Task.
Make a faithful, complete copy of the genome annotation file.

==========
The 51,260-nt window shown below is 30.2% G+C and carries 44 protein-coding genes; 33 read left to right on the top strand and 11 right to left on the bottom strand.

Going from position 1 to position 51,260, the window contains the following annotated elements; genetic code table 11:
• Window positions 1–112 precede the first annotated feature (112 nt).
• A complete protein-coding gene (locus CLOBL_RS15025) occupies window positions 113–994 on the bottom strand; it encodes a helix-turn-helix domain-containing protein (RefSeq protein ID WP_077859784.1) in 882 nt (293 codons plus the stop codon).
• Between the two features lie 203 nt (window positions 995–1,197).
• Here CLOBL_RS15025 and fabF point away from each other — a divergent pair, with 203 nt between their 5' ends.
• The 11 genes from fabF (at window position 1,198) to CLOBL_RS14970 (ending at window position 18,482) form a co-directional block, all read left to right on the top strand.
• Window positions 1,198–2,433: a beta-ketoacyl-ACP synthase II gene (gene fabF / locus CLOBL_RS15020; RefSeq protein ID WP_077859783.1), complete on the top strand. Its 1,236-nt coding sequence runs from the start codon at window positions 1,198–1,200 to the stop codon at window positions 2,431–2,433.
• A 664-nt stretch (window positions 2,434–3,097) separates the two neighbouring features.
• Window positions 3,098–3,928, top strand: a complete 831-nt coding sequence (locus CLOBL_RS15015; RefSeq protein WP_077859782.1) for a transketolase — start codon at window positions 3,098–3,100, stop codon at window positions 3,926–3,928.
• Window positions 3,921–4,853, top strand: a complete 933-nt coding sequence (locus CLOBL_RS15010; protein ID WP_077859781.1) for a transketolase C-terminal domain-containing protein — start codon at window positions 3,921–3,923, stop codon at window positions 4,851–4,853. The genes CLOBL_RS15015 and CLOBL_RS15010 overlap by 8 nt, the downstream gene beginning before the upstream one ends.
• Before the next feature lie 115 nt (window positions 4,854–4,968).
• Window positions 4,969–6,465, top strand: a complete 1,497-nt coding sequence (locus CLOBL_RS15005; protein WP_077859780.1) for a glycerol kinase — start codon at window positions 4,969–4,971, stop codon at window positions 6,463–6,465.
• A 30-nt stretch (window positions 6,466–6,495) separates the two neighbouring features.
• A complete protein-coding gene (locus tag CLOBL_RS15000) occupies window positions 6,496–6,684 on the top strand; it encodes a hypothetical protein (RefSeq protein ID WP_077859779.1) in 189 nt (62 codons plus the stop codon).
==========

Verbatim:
The 51,260-nt window shown below is 30.2% G+C and carries 44 protein-coding genes; 33 read left to right on the top strand and 11 right to left on the bottom strand.

Going from position 1 to position 51,260, the window contains the following annotated elements; genetic code table 11:
• Window positions 1–112 precede the first annotated feature (112 nt).
• A complete protein-coding gene (locus CLOBL_RS15025) occupies window positions 113–994 on the bottom strand; it encodes a helix-turn-helix domain-containing protein (RefSeq protein ID WP_077859784.1) in 882 nt (293 codons plus the stop codon).
• Between the two features lie 203 nt (window positions 995–1,197).
• Here CLOBL_RS15025 and fabF point away from each other — a divergent pair, with 203 nt between their 5' ends.
• The 11 genes from fabF (at window position 1,198) to CLOBL_RS14970 (ending at window position 18,482) form a co-directional block, all read left to right on the top strand.
• Window positions 1,198–2,433: a beta-ketoacyl-ACP synthase II gene (gene fabF / locus CLOBL_RS15020; RefSeq protein ID WP_077859783.1), complete on the top strand. Its 1,236-nt coding sequence runs from the start codon at window positions 1,198–1,200 to the stop codon at window positions 2,431–2,433.
• A 664-nt stretch (window positions 2,434–3,097) separates the two neighbouring features.
• Window positions 3,098–3,928, top strand: a complete 831-nt coding sequence (locus CLOBL_RS15015; RefSeq protein WP_077859782.1) for a transketolase — start codon at window positions 3,098–3,100, stop codon at window positions 3,926–3,928.
• Window positions 3,921–4,853, top strand: a complete 933-nt coding sequence (locus CLOBL_RS15010; protein ID WP_077859781.1) for a transketolase C-terminal domain-containing protein — start codon at window positions 3,921–3,923, stop codon at window positions 4,851–4,853. The genes CLOBL_RS15015 and CLOBL_RS15010 overlap by 8 nt, the downstream gene beginning before the upstream one ends.
• Before the next feature lie 115 nt (window positions 4,854–4,968).
• Window positions 4,969–6,465, top strand: a complete 1,497-nt coding sequence (locus CLOBL_RS15005; protein WP_077859780.1) for a glycerol kinase — start codon at window positions 4,969–4,971, stop codon at window positions 6,463–6,465.
• A 30-nt stretch (window positions 6,466–6,495) separates the two neighbouring features.
• A complete protein-coding gene (locus tag CLOBL_RS15000) occupies window positions 6,496–6,684 on the top strand; it encodes a hypothetical protein (RefSeq protein ID WP_077859779.1) in 189 nt (62 codons plus the stop codon).